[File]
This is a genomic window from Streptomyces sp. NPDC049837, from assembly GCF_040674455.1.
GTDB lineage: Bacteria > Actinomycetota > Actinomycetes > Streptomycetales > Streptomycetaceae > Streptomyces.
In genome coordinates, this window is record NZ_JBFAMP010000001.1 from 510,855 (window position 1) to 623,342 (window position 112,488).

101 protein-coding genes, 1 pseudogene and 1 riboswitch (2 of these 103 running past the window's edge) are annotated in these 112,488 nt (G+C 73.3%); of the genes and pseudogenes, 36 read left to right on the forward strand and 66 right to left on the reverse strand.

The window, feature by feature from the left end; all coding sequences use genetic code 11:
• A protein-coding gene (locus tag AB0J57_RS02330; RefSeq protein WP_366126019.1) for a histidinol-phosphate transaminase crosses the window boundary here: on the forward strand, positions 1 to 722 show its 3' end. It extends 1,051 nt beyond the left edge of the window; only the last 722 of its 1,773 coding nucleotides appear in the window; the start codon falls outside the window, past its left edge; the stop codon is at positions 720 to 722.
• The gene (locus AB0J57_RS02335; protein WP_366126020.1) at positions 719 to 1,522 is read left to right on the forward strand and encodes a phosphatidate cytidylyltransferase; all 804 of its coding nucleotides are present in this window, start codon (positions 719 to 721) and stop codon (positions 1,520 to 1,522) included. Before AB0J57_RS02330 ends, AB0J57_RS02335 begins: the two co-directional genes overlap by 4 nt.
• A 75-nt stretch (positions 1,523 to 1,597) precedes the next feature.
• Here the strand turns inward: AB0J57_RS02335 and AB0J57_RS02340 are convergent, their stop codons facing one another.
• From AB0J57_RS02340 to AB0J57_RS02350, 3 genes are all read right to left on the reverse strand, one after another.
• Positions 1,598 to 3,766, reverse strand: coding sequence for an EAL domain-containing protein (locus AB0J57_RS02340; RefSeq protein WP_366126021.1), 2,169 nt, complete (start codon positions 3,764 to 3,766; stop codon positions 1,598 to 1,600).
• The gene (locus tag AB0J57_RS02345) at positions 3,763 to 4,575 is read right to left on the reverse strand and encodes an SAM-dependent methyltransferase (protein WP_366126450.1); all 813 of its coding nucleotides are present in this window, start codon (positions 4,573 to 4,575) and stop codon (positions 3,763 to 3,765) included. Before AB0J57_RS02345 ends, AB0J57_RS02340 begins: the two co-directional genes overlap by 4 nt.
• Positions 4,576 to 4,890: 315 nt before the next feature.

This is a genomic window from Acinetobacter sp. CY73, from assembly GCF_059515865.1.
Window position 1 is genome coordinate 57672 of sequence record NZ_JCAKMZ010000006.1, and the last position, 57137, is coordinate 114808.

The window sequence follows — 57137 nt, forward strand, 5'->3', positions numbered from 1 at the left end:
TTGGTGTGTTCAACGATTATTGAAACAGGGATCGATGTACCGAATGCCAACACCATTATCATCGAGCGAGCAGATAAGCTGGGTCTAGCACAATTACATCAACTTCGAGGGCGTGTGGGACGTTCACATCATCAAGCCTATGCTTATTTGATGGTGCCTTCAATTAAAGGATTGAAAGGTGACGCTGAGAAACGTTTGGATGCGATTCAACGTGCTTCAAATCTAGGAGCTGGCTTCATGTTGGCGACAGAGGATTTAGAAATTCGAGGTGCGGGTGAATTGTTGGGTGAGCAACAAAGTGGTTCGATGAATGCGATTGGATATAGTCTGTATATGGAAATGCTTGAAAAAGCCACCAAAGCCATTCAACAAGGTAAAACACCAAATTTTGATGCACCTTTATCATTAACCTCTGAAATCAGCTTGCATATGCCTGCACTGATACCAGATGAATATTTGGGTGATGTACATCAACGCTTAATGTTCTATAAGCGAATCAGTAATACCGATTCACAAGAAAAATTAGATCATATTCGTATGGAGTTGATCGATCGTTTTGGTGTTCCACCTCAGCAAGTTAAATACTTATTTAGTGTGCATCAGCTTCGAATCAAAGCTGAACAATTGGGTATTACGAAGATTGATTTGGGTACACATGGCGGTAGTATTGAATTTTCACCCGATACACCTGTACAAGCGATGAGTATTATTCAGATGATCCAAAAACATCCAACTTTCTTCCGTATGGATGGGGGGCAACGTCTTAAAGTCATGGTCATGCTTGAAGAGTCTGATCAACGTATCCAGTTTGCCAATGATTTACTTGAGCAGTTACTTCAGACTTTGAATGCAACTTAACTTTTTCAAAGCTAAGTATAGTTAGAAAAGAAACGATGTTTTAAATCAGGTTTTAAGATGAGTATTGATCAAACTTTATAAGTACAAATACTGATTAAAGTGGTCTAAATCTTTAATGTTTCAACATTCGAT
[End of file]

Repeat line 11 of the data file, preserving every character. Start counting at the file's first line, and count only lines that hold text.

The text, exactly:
• Positions 1,598 to 3,766, reverse strand: coding sequence for an EAL domain-containing protein (locus AB0J57_RS02340; RefSeq protein WP_366126021.1), 2,169 nt, complete (start codon positions 3,764 to 3,766; stop codon positions 1,598 to 1,600).